Nicole Dieker wrote this last night and has already come up with all kinds of ideas for the next installment. (A few of those ideas came from L, gotta give credit where credit is due.)

L and I have recently started watching (or, in his case, rewatching) Silicon Valley on HBO — which means that every episode begins with the HBO logo and that WAAAAAAAHHHHHHH sound.

(You know that sound.)

(I know you know that sound.)

Anyway, I used to go WAAAAAAHHHHHHH along with the HBO logo, except I was never quite on pitch; I was guessing, essentially, at what the WAAAAAHHHHHHHH should sound like.

And then one day I decided to pay attention to the pitch and memorize it.

Now I know what it is.

(It’s a C, if you want to know too.)

The funny thing is that L was the first person who showed me that I could listen to a pitch and memorize it — back when we first knew each other, twenty years ago, we were in this production of Into the Woods and I was playing Little Red Ridinghood and I had to pull a pitch out of essentially nowhere in order to sing “And perhaps a sticky bun… or four…”

I asked L, who was subbing for the rehearsal pianist, if he could help me find my starting pitch. He played the ridiculous pianissimo tremolo completely unhelpful chord cluster that came right before I had to sing, then the single note that was meant to be mine — and I realized, in that moment, that I didn’t have to bother with picking it out of the chord cluster.

I could just memorize it.

Or, you know, learn it.

(It was a D flat, by the way.)

And now I’m trying to figure out whether those two actions are always, necessarily, the same thing.

The thing that I can’t figure out is why I can memorize some pages of music the first day I look at them and other pages take, like, a week.

If learning = memory, and if memory = going from guessing to knowing, why can’t I get to know one measure of music as quickly as I know another? It’s all the same stuff, just notes on a page, extremely limited options within a system that relies heavily on patterns.

Either certain combinations of notes are “more difficult” to memorize, perhaps because they don’t follow the established patterns for some reason, or my ability to memorize things varies based on — I don’t know, sleep? Motivation/willpower? The number of other problems I have to solve that day?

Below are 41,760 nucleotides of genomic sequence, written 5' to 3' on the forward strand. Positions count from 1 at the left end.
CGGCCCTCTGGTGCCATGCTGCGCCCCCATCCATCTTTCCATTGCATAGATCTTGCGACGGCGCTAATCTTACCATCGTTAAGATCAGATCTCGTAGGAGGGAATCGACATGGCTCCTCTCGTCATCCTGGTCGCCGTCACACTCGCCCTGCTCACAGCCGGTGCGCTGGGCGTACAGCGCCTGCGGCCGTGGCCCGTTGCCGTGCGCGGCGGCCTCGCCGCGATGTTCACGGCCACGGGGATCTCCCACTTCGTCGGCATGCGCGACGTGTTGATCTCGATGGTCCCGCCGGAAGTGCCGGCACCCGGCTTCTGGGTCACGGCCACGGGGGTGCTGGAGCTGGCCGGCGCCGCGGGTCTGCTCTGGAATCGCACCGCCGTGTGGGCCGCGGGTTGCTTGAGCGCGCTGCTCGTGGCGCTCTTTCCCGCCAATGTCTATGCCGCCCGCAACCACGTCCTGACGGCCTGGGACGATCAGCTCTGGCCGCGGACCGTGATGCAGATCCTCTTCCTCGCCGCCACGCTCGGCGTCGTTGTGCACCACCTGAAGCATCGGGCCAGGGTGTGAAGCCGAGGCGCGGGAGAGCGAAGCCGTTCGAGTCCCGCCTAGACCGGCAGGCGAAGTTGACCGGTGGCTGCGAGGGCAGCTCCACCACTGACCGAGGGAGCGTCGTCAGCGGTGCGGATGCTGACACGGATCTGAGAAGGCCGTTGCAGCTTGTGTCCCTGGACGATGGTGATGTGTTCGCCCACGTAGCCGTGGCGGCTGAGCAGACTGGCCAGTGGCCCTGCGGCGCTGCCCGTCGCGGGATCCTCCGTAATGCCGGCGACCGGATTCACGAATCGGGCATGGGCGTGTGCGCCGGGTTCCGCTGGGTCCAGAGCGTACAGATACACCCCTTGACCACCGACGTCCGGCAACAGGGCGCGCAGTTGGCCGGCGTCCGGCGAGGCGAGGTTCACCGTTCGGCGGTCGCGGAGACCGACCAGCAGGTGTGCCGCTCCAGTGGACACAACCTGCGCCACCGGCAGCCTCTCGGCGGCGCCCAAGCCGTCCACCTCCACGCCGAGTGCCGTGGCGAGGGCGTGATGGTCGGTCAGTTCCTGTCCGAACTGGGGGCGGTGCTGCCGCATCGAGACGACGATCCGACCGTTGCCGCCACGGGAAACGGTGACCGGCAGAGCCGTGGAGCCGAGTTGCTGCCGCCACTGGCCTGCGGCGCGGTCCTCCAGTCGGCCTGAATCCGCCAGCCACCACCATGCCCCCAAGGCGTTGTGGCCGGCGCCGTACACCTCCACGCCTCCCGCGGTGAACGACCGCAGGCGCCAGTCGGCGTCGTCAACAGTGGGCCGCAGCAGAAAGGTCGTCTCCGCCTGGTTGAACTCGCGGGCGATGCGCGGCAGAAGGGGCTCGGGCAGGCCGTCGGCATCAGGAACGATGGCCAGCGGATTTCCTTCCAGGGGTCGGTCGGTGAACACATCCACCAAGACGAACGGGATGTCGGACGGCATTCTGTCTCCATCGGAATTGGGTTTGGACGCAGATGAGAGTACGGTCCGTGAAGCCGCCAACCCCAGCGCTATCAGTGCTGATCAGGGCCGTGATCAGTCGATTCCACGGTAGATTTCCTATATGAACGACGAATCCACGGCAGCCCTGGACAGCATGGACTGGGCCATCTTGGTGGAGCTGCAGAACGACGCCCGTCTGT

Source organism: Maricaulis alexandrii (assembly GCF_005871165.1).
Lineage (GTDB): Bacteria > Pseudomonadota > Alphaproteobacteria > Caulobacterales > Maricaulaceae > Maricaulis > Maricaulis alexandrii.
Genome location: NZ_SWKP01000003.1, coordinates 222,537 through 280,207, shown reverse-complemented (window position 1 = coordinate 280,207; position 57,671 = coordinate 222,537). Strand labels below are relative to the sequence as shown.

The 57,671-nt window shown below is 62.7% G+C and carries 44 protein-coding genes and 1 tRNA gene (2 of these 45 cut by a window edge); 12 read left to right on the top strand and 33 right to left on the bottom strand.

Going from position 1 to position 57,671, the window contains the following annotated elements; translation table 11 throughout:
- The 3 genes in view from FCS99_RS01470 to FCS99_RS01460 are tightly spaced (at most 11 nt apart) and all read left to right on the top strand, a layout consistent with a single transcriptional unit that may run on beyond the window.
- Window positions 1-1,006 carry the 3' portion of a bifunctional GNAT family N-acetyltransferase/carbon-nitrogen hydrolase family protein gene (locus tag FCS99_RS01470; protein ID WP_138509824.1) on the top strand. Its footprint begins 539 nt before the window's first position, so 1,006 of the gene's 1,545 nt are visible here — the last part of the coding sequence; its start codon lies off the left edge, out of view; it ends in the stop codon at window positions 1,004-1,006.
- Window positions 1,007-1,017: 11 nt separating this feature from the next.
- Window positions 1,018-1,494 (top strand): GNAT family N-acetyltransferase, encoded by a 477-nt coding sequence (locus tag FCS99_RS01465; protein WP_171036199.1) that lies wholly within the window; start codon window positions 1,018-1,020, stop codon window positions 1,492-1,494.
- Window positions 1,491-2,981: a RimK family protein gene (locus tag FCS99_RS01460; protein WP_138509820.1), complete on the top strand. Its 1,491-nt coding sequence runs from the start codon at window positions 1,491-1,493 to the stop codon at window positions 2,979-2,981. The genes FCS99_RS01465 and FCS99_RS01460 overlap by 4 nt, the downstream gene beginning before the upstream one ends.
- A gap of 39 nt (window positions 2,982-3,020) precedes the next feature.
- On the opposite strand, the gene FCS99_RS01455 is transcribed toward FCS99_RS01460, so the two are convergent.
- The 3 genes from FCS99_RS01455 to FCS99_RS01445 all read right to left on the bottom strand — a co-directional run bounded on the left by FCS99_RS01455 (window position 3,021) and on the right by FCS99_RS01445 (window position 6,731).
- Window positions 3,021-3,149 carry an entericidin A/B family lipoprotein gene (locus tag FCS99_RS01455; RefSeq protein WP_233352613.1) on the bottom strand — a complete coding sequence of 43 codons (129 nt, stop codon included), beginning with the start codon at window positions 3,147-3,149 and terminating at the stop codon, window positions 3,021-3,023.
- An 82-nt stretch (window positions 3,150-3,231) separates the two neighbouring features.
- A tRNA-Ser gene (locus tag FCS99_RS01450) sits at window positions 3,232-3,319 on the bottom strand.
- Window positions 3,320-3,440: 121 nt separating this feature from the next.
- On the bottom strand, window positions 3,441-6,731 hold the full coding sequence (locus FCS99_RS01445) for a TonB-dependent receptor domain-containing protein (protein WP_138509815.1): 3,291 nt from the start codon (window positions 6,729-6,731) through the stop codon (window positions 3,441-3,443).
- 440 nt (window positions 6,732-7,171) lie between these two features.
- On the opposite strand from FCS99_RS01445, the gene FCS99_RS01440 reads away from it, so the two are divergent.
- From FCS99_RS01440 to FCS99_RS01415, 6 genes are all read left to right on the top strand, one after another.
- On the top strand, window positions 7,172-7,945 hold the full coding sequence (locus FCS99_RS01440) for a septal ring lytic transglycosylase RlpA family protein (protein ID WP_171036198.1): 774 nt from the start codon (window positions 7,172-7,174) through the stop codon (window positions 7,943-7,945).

While we’re on the subject of problem-solving: the blog post where I coined the phrase “going from guessing to knowing” was about problem-solving, not memorization. Does that mean all problem-solving is necessarily memory work? No, it can’t be, plenty of people solve problems on whiteboards and stuff, they don’t memorize all of the numbers they put up there (and they certainly don’t keep all of the individual datums in their heads while they’re doing the solving), but they might have to memorize the process of solving the problem before they can do the work of putting all those numbers on the whiteboard.

(When I read this to L, he’s going to tell me that he loves me for using the word “datums.”)


Where was I?

It could be that learning has to come before memorization, and the reason that I can’t memorize a page of Ravel or Bach or whatever is because I haven’t learned it yet. I’m still in the “where do fingers go” stage (especially with the Bach, that six-voice fugue has a lot of tricky finger work).

But when you read books like Peak and Moonwalking with Einstein, you read about these people who have rock-solid anchors in place that allow them to memorize music or strings of numbers or city grids very, very quickly.

So it could be that I haven’t got my anchor system on lock.

You might remember — and if you don’t, I have an 18-minute video explaining it — that the four steps to memorizing something are:

  1. CHUNKING (picking a section to memorize)
  2. ANCHORING (using anchors to help you get from guessing to knowing)
  3. CONFIRMING (proving that you can reproduce whatever it is you just memorized)
  4. OVERLOADING (adding something [like a previously memorized section of music] to see if what you just memorized made it into long-term memory or if you lose track of it as soon as you give your brain something else to do)

Which means that if I am failing at memorizing a particular section of music, I’m either failing at the CHUNKING section (picking too much to memorize at once, maybe I need to go two measures at a time instead of four) or the ANCHORING section (very, very likely, especially since I recently started to try to anchor without writing my anchors on the music).

Either way, I need to pay better attention to what I’m doing.

Well. That problem seems solved, or at least hypothetically solved, which is to say I think I know what I need to do next. I’ll have to test my hypothesis in tomorrow’s practice session.

But back to my original question.

Is all learning necessarily memory work?

Can you learn something without memorizing it?

Can you know something without committing it to memory?

Why is it that the last question seems like an obvious NO (you can’t know something that isn’t already in your memory somewhere) but the first two questions seem like an I’M NOT SURE YET?

Maybe because I’m getting confused by the idea that you can learn a process (e.g. how to make cinnamon rolls) without having to memorize every detail that goes into that process (how much flour, how many degrees to preheat the oven, everything else Betty Crocker included in her recipe).

But the process itself — the knowing of how to do (or, in this case, how to dough) — is memorized.

I’ll stop there for now.

More on this next week. ❤️

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